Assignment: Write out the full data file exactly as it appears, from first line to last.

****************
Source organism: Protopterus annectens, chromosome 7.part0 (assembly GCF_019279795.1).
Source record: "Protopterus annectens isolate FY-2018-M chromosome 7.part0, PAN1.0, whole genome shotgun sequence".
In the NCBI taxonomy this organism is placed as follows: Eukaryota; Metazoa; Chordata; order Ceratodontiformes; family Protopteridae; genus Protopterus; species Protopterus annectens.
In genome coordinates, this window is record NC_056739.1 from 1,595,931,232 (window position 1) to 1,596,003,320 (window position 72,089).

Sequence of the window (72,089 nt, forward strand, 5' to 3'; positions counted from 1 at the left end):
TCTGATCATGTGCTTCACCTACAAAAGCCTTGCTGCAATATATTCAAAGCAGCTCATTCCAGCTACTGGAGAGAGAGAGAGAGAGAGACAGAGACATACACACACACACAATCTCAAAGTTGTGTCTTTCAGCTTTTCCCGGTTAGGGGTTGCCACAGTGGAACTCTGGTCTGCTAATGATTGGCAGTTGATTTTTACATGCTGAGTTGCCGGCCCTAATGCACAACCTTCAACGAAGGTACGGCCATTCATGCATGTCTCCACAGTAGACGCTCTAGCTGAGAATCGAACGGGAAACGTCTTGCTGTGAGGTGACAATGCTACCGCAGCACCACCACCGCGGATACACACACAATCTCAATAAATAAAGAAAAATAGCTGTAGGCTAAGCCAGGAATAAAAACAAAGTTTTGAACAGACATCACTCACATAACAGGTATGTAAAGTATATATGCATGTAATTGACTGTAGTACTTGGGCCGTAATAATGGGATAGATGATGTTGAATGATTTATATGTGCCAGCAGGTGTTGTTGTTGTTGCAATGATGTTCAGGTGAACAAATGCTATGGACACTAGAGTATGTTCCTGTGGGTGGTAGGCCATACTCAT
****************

Source organism: Protopterus annectens, chromosome 7.part0 (assembly GCF_019279795.1).
Source record: "Protopterus annectens isolate FY-2018-M chromosome 7.part0, PAN1.0, whole genome shotgun sequence".
In the NCBI taxonomy this organism is placed as follows: Eukaryota; Metazoa; Chordata; order Ceratodontiformes; family Protopteridae; genus Protopterus; species Protopterus annectens.
In genome coordinates, this window is record NC_056739.1 from 1,595,931,232 (window position 1) to 1,596,003,320 (window position 72,089).

Sequence of the window (72,089 nt, forward strand, 5' to 3'; positions counted from 1 at the left end):
TCTGATCATGTGCTTCACCTACAAAAGCCTTGCTGCAATATATTCAAAGCAGCTCATTCCAGCTACTGGAGAGAGAGAGAGAGAGAGACAGAGACATACACACACACACAATCTCAAAGTTGTGTCTTTCAGCTTTTCCCGGTTAGGGGTTGCCACAGTGGAACTCTGGTCTGCTAATGATTGGCAGTTGATTTTTACATGCTGAGTTGCCGGCCCTAATGCACAACCTTCAACGAAGGTACGGCCATTCATGCATGTCTCCACAGTAGACGCTCTAGCTGAGAATCGAACGGGAAACGTCTTGCTGTGAGGTGACAATGCTACCGCAGCACCACCACCGCGGATACACACACAATCTCAATAAATAAAGAAAAATAGCTGTAGGCTAAGCCAGGAATAAAAACAAAGTTTTGAACAGACATCACTCACATAACAGGTATGTAAAGTATATATGCATGTAATTGACTGTAGTACTTGGGCCGTAATAATGGGATAGATGATGTTGAATGATTTATATGTGCCAGCAGGTGTTGTTGTTGTTGCAATGATGTTCAGGTGAACAAATGCTATGGACACTAGAGTATGTTCCTGTGGGTGGTAGGCCATACTCAT